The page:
7. Extremely Low Mass: The Circumstellar Envelope of a Potential Proto-Brown Dwarf

    NASA Technical Reports Server (NTRS)

    Wiseman, Jennifer

    2011-01-01

    What is the environment for planet formation around extremely low mass stars? Is the environment around brown dwarfs and extremely low mass stars conducive and sufficiently massive for planet production? The determining conditions may be set very early in the process of the host object's formation. IRAS 16253-2429, the source of the Wasp-Waist Nebula seen in Spitzer IRAC images, is an isolated, very low luminosity ("VeLLO") Class 0 protostar in the nearby rho Ophiuchi cloud. We present VLA ammonia mapping observations of the dense gas envelope feeding the central core accreting system. We find a flattened envelope perpendicular to the outflow axis, and gas cavities that appear to cradle the outflow lobes as though carved out by the flow and associated (apparently precessing) jet, indicating environmental disruption. Based on the NH3 (1,1) and (2,2) emission distribution, we derive the mass, velocity fields and temperature distribution for the envelope. We discuss the combined evidence for this source to be one of the youngest and lowest mass sources in formation yet known, and discuss the ramifications for planet formation potential in this extremely low mass system.

  8. Efficacy of a non-drinking mental simulation intervention for reducing student alcohol consumption.

    PubMed

    Conroy, Dominic; Sparks, Paul; de Visser, Richard

    2015-11-01

    days' per week (NHS, 2014). Benefits of, and strategies involved in, social non-drinking exist (Conroy & de Visser, 2014). Mental simulation interventions may help reduce student drinking (Hagger, Lonsdale, & Chatzisarantis, 2012; Hagger, Lonsdale, Koka et al., 2012). What does this study add? Demonstrates efficacy of a novel 'non-drinking' mental simulation exercise. Suggests that healthier alcohol prototypes can be encouraged via a health promotion intervention. Shows potential utility of 'episodic non-drinking' as an indicator of health-adherent drinking. © 2015 The British Psychological Society.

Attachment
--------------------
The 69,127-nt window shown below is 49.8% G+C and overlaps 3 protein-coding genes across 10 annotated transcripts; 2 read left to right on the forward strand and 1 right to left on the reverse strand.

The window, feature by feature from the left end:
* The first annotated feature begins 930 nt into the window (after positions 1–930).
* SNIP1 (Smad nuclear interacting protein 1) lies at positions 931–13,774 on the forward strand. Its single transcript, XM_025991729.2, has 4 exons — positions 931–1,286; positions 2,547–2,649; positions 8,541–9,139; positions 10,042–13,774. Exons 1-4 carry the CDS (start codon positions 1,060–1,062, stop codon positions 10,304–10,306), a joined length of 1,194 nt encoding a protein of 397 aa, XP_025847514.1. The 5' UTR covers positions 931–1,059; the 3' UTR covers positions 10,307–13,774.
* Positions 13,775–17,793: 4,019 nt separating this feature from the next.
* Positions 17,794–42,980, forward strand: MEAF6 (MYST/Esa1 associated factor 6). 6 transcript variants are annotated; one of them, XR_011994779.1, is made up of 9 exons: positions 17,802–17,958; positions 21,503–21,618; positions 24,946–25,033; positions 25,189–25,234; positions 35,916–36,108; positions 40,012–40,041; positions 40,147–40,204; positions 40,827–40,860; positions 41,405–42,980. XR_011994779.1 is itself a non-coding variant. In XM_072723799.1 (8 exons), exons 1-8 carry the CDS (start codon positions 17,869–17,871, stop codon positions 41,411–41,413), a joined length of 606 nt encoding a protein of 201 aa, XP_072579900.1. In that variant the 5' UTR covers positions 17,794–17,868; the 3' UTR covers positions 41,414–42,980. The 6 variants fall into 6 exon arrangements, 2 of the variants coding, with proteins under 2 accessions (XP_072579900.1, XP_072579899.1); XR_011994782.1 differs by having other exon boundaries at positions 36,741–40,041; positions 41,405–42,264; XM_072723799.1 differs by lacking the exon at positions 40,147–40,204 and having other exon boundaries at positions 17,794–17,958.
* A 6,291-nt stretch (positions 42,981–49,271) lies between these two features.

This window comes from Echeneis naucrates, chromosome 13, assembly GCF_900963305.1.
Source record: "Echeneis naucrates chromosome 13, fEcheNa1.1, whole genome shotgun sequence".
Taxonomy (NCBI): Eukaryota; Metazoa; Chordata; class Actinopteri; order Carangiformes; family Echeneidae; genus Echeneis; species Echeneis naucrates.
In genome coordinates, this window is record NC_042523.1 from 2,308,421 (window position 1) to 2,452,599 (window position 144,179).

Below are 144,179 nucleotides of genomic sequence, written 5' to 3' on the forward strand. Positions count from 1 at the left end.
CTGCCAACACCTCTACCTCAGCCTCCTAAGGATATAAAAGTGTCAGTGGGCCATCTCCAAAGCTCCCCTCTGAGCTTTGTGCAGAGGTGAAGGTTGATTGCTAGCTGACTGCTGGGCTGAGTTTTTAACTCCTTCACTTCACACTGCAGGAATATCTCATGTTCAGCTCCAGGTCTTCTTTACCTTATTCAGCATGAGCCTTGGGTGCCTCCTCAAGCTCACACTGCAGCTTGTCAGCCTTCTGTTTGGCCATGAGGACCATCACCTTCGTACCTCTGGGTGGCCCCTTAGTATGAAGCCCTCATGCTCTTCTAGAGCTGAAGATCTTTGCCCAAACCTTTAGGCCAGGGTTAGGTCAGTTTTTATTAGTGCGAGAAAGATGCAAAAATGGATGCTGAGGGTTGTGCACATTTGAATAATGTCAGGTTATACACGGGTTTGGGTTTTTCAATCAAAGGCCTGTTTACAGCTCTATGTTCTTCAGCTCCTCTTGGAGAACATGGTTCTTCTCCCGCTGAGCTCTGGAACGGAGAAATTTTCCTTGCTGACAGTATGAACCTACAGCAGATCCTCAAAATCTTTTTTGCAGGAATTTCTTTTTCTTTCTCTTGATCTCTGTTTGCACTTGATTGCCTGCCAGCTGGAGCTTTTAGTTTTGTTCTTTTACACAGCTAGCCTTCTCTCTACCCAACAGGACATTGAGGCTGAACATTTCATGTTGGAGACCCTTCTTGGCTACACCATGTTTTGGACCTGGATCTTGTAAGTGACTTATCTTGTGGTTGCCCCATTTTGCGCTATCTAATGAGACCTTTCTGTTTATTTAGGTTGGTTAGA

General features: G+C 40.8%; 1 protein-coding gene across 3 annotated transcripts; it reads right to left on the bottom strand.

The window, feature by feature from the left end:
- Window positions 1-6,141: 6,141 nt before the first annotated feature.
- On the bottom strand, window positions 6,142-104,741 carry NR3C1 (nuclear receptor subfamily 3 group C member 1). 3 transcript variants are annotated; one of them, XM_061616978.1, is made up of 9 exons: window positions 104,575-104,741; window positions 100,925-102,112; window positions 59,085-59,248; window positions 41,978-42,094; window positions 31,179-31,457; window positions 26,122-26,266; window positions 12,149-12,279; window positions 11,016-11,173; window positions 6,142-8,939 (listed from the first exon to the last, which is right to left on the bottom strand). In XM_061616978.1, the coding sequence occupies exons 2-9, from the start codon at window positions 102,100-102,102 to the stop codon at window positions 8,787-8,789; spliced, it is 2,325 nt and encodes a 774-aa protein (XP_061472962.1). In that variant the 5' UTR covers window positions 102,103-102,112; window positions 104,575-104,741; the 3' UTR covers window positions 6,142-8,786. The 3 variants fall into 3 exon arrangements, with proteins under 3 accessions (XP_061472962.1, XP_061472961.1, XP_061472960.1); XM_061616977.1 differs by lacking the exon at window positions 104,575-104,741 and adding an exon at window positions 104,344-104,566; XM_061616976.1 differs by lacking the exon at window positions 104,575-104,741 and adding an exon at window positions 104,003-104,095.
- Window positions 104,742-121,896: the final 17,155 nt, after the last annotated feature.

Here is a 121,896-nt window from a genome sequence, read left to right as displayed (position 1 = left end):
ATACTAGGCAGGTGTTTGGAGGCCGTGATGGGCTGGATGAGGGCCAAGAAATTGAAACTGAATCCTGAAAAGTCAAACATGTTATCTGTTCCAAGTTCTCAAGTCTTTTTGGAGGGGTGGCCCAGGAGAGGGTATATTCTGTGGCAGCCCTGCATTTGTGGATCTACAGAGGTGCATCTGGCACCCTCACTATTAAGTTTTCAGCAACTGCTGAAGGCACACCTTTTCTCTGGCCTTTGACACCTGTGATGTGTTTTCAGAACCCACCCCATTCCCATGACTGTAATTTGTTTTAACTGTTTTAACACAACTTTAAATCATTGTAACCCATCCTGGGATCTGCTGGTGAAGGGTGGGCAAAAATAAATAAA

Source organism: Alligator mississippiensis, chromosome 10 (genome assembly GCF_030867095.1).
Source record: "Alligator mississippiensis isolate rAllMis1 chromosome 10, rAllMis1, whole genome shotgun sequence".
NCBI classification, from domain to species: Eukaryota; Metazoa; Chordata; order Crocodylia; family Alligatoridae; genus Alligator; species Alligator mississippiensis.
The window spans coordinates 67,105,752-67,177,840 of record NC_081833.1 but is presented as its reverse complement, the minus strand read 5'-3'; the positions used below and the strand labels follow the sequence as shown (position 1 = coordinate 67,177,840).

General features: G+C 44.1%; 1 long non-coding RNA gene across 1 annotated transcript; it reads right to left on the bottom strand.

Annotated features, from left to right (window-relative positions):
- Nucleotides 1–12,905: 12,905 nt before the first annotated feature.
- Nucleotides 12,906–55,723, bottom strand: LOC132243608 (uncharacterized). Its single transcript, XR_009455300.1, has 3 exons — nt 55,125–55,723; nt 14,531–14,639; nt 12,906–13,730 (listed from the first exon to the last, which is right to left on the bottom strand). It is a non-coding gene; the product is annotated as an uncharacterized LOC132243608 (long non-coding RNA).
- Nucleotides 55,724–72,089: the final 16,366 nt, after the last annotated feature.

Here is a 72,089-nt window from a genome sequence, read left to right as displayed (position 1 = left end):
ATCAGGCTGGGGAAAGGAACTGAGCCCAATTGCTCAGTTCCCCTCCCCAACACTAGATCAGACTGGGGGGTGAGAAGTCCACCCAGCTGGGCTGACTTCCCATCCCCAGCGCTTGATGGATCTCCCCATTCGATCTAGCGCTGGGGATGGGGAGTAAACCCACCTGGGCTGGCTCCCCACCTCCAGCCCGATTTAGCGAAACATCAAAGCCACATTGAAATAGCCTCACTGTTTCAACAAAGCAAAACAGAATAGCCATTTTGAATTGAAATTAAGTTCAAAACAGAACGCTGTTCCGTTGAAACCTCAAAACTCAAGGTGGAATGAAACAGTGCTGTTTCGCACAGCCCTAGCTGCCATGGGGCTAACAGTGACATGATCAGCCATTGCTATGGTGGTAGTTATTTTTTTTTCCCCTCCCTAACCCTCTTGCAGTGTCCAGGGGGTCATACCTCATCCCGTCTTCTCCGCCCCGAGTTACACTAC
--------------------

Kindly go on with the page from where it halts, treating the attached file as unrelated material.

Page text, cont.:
9. Evidence for Neoarchaean extensional faults in the Vredefort Dome, South Africa.

    NASA Astrophysics Data System (ADS)

    mashabela, sello

    2013-04-01

    -2643 Ma) of the Ventersdorp Supergroup. The association potentially means that the Vredefort collar hosts rotated Ventersdorp-age extensional faults or a rift system of faults that predate impact-induced structures. 1. Manzi, M.S.D., Durrheim, R.J., Hein, K.A.A., King N., 2012. 3D edge detection seismic attributes used to map potential conduits for water and methane in deep gold mines in the Witwatersrand basin, South Africa. Geophysics 77 (5), 1-16. 2. Manzi, M., Gibson, M. A.S., Hein, K.A.A., King, N., Durrheim, R.J., 2012. Application of 3D Seismic techniques in evaluation of ore resources in the West Wits Line goldfield and portions of the West Rand Goldfield, South Africa. Geophysics 77, 1-9. 3. Manzi, M., Hein, K.A.A., King, N, Durrheim, R.J., submitted. NeoArchaean tectonic history of the Witwatersrand Basin and Ventersdorp Supergroup: New Constraints from high-resolution 3D seismic reflection data. Tectonophysics

  10. Macroscopic character of composite high-temperature superconducting wires

    NASA Astrophysics Data System (ADS)

    Kivelson, S. A.; Spivak, B.

    2015-11-01

    The "d -wave" symmetry of the superconducting order in the cuprate high temperature superconductors is a well established fact [J. Tsuei and J. R. Kirtley, Rev. Mod. Phys. 72, 969 (2000), 10.1103/RevModPhys.72.969 and D. J. Vanharlingen, Rev. Mod. Phys. 67, 515 (1995), 10.1103/RevModPhys.67.515], and one which identifies them as "unconventional." However, in macroscopic contexts—including many potential applications (i.e., superconducting "wires")—the material is a composite of randomly oriented superconducting grains in a metallic matrix, in which Josephson coupling between grains mediates the onset of long-range phase coherence. [See, e.g., D. C. Larbalestier et al., Nat. Mater. 13, 375 (2014), 10.1038/nmat3887, A. P. Malozemoff, MRS Bull. 36, 601 (2011), 10.1557/mrs.2011.160, and K. Heine et al., Appl. Phys. Lett. 55, 2441 (1989), 10.1063/1.102295] Here we analyze the physics at length scales that are large compared to the size of such grains, and in particular the macroscopic character of the long-range order that emerges. While X Y -superconducting glass order and macroscopic d -wave superconductivity may be possible, we show that under many circumstances—especially when the d -wave superconducting grains are embedded in a metallic matrix—the most likely order has global s -wave symmetry.